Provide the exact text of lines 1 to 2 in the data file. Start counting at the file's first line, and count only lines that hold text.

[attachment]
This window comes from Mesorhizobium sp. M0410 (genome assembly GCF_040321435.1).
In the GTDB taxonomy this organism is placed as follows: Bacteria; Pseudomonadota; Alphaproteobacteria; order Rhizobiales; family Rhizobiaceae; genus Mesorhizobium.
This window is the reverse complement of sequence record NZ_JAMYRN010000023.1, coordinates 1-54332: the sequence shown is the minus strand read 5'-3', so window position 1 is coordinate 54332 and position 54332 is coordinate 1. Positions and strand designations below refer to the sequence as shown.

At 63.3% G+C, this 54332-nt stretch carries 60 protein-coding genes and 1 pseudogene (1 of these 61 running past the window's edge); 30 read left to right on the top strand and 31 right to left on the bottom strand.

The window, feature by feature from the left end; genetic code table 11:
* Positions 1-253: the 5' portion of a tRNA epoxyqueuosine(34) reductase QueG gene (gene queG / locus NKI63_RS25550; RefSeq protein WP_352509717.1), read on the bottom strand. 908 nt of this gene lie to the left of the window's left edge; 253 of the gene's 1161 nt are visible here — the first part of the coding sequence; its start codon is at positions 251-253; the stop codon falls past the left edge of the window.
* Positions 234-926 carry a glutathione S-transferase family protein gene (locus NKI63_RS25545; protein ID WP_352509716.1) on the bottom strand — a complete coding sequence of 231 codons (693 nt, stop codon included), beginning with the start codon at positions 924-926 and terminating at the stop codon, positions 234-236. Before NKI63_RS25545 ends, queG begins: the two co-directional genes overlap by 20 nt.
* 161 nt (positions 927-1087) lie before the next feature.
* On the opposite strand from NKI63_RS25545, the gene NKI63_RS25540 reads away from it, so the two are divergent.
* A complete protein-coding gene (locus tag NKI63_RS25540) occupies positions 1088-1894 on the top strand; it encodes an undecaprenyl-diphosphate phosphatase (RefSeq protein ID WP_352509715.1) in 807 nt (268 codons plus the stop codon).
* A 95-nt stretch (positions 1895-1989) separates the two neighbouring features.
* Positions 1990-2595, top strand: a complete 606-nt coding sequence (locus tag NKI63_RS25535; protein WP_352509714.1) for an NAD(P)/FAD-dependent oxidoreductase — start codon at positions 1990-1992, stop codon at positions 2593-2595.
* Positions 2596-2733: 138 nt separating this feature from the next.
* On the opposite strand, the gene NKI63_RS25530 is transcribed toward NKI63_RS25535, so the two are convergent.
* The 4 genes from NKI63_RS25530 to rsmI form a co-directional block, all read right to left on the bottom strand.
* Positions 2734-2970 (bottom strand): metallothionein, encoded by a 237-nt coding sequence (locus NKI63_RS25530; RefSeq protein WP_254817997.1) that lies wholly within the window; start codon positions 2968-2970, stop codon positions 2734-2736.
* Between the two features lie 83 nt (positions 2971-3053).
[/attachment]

This window comes from Mesorhizobium sp. M0410 (genome assembly GCF_040321435.1).
In the GTDB taxonomy this organism is placed as follows: Bacteria; Pseudomonadota; Alphaproteobacteria; order Rhizobiales; family Rhizobiaceae; genus Mesorhizobium.